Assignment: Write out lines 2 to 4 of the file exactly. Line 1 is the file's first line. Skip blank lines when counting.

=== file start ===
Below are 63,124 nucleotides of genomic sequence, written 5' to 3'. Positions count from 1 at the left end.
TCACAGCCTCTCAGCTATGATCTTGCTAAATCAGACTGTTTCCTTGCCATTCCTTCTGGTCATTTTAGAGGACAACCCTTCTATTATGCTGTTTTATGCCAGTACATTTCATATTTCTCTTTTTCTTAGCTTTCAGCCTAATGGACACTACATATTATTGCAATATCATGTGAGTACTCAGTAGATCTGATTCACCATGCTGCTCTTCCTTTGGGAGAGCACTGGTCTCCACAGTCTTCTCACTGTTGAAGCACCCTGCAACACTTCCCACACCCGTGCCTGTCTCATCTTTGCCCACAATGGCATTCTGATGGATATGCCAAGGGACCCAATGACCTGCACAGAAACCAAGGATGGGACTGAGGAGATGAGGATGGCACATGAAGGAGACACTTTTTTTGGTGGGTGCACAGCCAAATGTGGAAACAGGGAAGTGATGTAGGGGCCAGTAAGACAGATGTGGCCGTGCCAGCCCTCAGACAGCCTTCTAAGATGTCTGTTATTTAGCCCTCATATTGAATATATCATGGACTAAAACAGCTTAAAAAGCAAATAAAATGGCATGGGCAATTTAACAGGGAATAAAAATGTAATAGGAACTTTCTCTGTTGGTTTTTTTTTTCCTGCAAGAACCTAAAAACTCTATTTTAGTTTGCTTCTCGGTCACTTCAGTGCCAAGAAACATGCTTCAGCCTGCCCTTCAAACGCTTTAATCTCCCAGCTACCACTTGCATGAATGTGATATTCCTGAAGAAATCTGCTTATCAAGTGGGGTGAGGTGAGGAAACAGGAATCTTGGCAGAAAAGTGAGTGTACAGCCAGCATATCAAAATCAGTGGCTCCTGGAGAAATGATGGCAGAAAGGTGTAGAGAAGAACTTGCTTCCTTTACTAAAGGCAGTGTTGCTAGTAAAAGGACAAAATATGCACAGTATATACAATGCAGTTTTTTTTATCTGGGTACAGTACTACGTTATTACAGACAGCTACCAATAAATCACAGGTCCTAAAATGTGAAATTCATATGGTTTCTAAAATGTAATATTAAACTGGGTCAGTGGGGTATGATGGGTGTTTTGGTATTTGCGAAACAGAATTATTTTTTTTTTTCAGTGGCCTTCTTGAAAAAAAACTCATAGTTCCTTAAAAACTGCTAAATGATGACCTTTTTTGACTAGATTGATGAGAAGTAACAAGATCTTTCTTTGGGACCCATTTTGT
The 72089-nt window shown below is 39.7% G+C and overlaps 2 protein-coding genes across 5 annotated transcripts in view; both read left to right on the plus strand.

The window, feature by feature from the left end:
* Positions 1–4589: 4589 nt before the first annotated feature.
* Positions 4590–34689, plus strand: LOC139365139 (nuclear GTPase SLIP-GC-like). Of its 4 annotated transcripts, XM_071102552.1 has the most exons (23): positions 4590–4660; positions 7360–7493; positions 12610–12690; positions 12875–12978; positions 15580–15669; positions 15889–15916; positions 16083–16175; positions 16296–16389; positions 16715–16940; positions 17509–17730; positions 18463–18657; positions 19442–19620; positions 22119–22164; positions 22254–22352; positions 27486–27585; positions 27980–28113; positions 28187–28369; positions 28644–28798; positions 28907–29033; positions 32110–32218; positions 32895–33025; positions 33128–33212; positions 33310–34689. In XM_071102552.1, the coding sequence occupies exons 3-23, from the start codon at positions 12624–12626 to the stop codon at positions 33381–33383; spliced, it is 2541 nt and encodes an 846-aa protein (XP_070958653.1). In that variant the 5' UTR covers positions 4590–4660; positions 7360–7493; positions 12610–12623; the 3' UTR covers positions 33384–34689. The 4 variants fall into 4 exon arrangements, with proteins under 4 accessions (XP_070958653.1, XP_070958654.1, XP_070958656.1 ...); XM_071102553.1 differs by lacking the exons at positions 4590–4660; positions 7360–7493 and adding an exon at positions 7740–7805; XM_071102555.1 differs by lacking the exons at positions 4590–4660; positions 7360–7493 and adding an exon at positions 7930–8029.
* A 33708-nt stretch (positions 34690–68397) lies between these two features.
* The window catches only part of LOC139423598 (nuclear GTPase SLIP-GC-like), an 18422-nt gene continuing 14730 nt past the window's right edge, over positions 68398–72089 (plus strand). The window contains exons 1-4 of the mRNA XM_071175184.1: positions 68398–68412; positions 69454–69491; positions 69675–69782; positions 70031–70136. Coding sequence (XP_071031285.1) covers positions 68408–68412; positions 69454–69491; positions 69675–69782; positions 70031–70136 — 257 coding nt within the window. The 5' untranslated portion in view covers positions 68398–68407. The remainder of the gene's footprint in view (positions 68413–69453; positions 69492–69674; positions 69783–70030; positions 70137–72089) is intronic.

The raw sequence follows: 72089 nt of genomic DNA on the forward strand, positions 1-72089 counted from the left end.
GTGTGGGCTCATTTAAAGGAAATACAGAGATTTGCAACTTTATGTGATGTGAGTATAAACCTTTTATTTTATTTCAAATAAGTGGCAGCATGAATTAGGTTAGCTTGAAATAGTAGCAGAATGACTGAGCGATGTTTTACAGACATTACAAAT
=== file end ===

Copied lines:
TCACAGCCTCTCAGCTATGATCTTGCTAAATCAGACTGTTTCCTTGCCATTCCTTCTGGTCATTTTAGAGGACAACCCTTCTATTATGCTGTTTTATGCCAGTACATTTCATATTTCTCTTTTTCTTAGCTTTCAGCCTAATGGACACTACATATTATTGCAATATCATGTGAGTACTCAGTAGATCTGATTCACCATGCTGCTCTTCCTTTGGGAGAGCACTGGTCTCCACAGTCTTCTCACTGTTGAAGCACCCTGCAACACTTCCCACACCCGTGCCTGTCTCATCTTTGCCCACAATGGCATTCTGATGGATATGCCAAGGGACCCAATGACCTGCACAGAAACCAAGGATGGGACTGAGGAGATGAGGATGGCACATGAAGGAGACACTTTTTTTGGTGGGTGCACAGCCAAATGTGGAAACAGGGAAGTGATGTAGGGGCCAGTAAGACAGATGTGGCCGTGCCAGCCCTCAGACAGCCTTCTAAGATGTCTGTTATTTAGCCCTCATATTGAATATATCATGGACTAAAACAGCTTAAAAAGCAAATAAAATGGCATGGGCAATTTAACAGGGAATAAAAATGTAATAGGAACTTTCTCTGTTGGTTTTTTTTTTCCTGCAAGAACCTAAAAACTCTATTTTAGTTTGCTTCTCGGTCACTTCAGTGCCAAGAAACATGCTTCAGCCTGCCCTTCAAACGCTTTAATCTCCCAGCTACCACTTGCATGAATGTGATATTCCTGAAGAAATCTGCTTATCAAGTGGGGTGAGGTGAGGAAACAGGAATCTTGGCAGAAAAGTGAGTGTACAGCCAGCATATCAAAATCAGTGGCTCCTGGAGAAATGATGGCAGAAAGGTGTAGAGAAGAACTTGCTTCCTTTACTAAAGGCAGTGTTGCTAGTAAAAGGACAAAATATGCACAGTATATACAATGCAGTTTTTTTTATCTGGGTACAGTACTACGTTATTACAGACAGCTACCAATAAATCACAGGTCCTAAAATGTGAAATTCATATGGTTTCTAAAATGTAATATTAAACTGGGTCAGTGGGGTATGATGGGTGTTTTGGTATTTGCGAAACAGAATTATTTTTTTTTTTCAGTGGCCTTCTTGAAAAAAAACTCATAGTTCCTTAAAAACTGCTAAATGATGACCTTTTTTGACTAGATTGATGAGAAGTAACAAGATCTTTCTTTGGGACCCATTTTGT
The 72089-nt window shown below is 39.7% G+C and overlaps 2 protein-coding genes across 5 annotated transcripts in view; both read left to right on the plus strand.

The window, feature by feature from the left end: